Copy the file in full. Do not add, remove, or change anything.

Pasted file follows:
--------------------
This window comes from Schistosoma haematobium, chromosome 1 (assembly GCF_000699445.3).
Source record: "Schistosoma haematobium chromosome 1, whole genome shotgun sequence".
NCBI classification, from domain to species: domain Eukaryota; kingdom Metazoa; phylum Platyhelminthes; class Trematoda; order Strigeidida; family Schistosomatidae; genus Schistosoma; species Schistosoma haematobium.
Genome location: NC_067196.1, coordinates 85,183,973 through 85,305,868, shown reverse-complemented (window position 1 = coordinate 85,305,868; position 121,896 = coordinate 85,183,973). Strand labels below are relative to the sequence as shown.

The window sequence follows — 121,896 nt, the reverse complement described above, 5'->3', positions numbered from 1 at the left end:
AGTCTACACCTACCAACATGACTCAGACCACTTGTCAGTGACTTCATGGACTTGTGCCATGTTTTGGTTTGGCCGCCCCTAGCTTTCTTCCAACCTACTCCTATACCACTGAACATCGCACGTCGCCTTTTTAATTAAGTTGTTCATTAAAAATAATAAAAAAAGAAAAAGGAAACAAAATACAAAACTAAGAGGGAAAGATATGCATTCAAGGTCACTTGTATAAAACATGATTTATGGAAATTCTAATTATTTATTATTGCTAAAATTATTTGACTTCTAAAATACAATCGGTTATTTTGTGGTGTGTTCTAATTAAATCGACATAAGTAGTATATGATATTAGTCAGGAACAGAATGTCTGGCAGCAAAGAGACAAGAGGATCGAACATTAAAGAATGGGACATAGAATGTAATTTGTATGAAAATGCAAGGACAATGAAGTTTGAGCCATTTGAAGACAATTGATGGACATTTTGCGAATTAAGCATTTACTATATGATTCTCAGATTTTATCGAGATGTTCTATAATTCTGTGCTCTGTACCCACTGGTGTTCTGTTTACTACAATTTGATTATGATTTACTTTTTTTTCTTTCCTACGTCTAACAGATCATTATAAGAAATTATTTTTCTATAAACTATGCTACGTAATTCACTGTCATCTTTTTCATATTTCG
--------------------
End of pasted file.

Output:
This window comes from Schistosoma haematobium, chromosome 1 (assembly GCF_000699445.3).
Source record: "Schistosoma haematobium chromosome 1, whole genome shotgun sequence".
NCBI classification, from domain to species: domain Eukaryota; kingdom Metazoa; phylum Platyhelminthes; class Trematoda; order Strigeidida; family Schistosomatidae; genus Schistosoma; species Schistosoma haematobium.
Genome location: NC_067196.1, coordinates 85,183,973 through 85,305,868, shown reverse-complemented (window position 1 = coordinate 85,305,868; position 121,896 = coordinate 85,183,973). Strand labels below are relative to the sequence as shown.

The window sequence follows — 121,896 nt, the reverse complement described above, 5'->3', positions numbered from 1 at the left end:
AGTCTACACCTACCAACATGACTCAGACCACTTGTCAGTGACTTCATGGACTTGTGCCATGTTTTGGTTTGGCCGCCCCTAGCTTTCTTCCAACCTACTCCTATACCACTGAACATCGCACGTCGCCTTTTTAATTAAGTTGTTCATTAAAAATAATAAAAAAAGAAAAAGGAAACAAAATACAAAACTAAGAGGGAAAGATATGCATTCAAGGTCACTTGTATAAAACATGATTTATGGAAATTCTAATTATTTATTATTGCTAAAATTATTTGACTTCTAAAATACAATCGGTTATTTTGTGGTGTGTTCTAATTAAATCGACATAAGTAGTATATGATATTAGTCAGGAACAGAATGTCTGGCAGCAAAGAGACAAGAGGATCGAACATTAAAGAATGGGACATAGAATGTAATTTGTATGAAAATGCAAGGACAATGAAGTTTGAGCCATTTGAAGACAATTGATGGACATTTTGCGAATTAAGCATTTACTATATGATTCTCAGATTTTATCGAGATGTTCTATAATTCTGTGCTCTGTACCCACTGGTGTTCTGTTTACTACAATTTGATTATGATTTACTTTTTTTTCTTTCCTACGTCTAACAGATCATTATAAGAAATTATTTTTCTATAAACTATGCTACGTAATTCACTGTCATCTTTTTCATATTTCG